During Super Bowl LVIII, a new nonprofit group called Come Near released two ads with the tagline “He Gets Us” to promote the Christian faith in a way that it believes is relatable, non-offensive and nonpartisan. The “He” is Jesus, who is portrayed in the ads as an avatar for peace, connection and acceptance. One of the commercials depicts scenes of people washing others’ feet as an act of compassion and service. It ends with these words on the screen: “Jesus didn’t teach hate, he washed feet. He gets us.”
Though Come Near is leading it now, the “He Gets Us” campaign was begun in 2022 by the Signatry (also known as the Servant Foundation), which said it was devoting $100 million to the effort. In November of that year, David Green, who founded Hobby Lobby, told Fox News that his family was a big financial supporter of the “He Gets Us” campaign.
I kept thinking about $100 million dedicated toward an ad campaign to attract people to Christianity. I haven’t been able to get that number out of my head: “$100 million.” One hundred million dollars when, according to a recent report by the Department of Housing and Urban Development, the number of people experiencing homelessness jumped 12% in a year and 40% of them were living “in places not meant for human habitation.” One hundred million dollars when grocery prices are higher than they have been in four decades. One hundred million dollars when so many Americans are asking, “Will I ever be able to afford a house?” One hundred million dollars when the cost of educating children has skyrocketed and teacher pay has remained stagnant. In the middle of all these problems, Jesus needs a $100 million marketing campaign?
Estimates suggest that 30 seconds of commercial time during Super Bowl LVIII cost $7 million. The two “He Gets Us” ads added up to 75 seconds. Many evangelical Christians are likely to see those millions of dollars as an investment in evangelism — that is, as a fast way to get the Gospel message in front of as many eyes as possible, a low-stakes investment to discuss values not seen as offensive or inflammatory. The argument seems to be that whatever the cost, the benefit of having that message seen on the country’s biggest stage is worth it.
However, there are some questions that people of faith may want to ponder. Is it consistent with the ethic of Christ to spend millions of dollars for brand management? Is this a commercial campaign about Christian ministry, or is it marketing? Is a commercial about washing feet or recognizing that people who don’t look like us are our neighbors a quick way to put a veneer of acceptance over Christian communities that find it difficult to live out that message of acceptance in real and tangible ways?
Washing feet in the Christian tradition is a sign of ultimate humility and service. Washing feet says the Christian is called to care, compassion and caution. The feet touch things we want to avoid. They touch the filth, mud, dust, the corroded, hard, tough things. And because they touch dirty things and are susceptible to small cuts, bruises and abrasions, the feet have to be taken care of.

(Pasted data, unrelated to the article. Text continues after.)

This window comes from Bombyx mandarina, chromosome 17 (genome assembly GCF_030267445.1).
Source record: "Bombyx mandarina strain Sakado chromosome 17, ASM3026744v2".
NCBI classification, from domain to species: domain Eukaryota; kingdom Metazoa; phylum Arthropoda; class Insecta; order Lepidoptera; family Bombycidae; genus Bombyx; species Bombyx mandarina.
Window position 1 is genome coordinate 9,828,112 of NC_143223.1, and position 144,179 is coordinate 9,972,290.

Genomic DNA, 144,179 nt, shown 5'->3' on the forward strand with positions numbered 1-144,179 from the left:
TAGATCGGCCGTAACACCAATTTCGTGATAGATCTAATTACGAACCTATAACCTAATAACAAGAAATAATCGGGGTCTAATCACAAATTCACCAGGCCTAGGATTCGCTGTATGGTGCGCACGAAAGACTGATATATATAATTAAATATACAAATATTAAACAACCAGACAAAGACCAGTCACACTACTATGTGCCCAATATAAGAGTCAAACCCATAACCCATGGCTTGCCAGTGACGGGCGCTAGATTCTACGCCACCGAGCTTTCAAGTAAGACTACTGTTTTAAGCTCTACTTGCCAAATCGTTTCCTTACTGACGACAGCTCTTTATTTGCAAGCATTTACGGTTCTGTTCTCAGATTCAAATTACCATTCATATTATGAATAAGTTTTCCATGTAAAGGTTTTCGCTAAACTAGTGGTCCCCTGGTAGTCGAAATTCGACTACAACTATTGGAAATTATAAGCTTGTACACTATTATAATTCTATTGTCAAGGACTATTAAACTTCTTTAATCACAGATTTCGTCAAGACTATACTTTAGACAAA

As Jesus and his disciples did it, washing the feet wasn’t an act of sentimentality or performance. It was more maintenance and resource management than symbolic ritual. Washing feet was about the care of real and tangible resources. The service of washing feet imagines how we fold our neighbors into care by providing maintenance and stewardship of what is before us. Washing the feet asks: What is the best use of what we have? How do we care for our neighbors well?
When we question the deployment of our collective resources, that which is tangible synthesizes with that which is spiritual and helps us think through living prophetically. In this case, the question is: Can we muster the courage to move beyond the ease of sentimentality of words and find ourselves at our neighbors’ feet to be of service in ways that impact not just their hearts but their lives? Do we have the courage to advocate for a living wage? Do we have the courage to lay aside vengeance and do the work of peace? Do we have the courage to examine our bigotries and fears? Do we have the maturity to let them go? This happens not at the place of our words but at the place of our work.
According to the Come Near website, the “He Gets Us” campaign “is not funded by or affiliated with any single individual, political position, church, or faith denomination.” That website says it has many people in its coalition: “Some are on opposite sides of different political and social issues in our day. But they share this one thing in common: They’ve been inspired and transformed by the story of Jesus and want to invite you to explore it, too. They are troubled by how many people feel excluded from considering the personal relevance of Jesus’ example, life, and mission for their own lives. And so, they’re supporting a movement dedicated to helping foster more and better conversations about Jesus.”
Jesus doesn’t need better marketing. The messaging strategy isn’t what’s at contention at this moment. The market positioning of the Christian faith isn’t of utmost concern. The Christian faith doesn’t need a greater campaign; it needs people who live out its greatest values with a greater commitment.
Before Christians spend millions on commercials depicting feet we wouldn’t wash and hands we wouldn’t hold, perhaps we should ask: Have we provided the care, resources and policies that the people who use those feet need to live well? For Christians who say “the poor will be with us always,” it’s hypocritical to tell our neighbors we love them and then show them a quality of love that ignores the material conditions of their lives.
If a Christian organization has a hundred million dollars to spend on sentimental commercials while people can’t afford to live, it doesn’t mean that “he” doesn’t get us … but it definitely means that they don’t get him.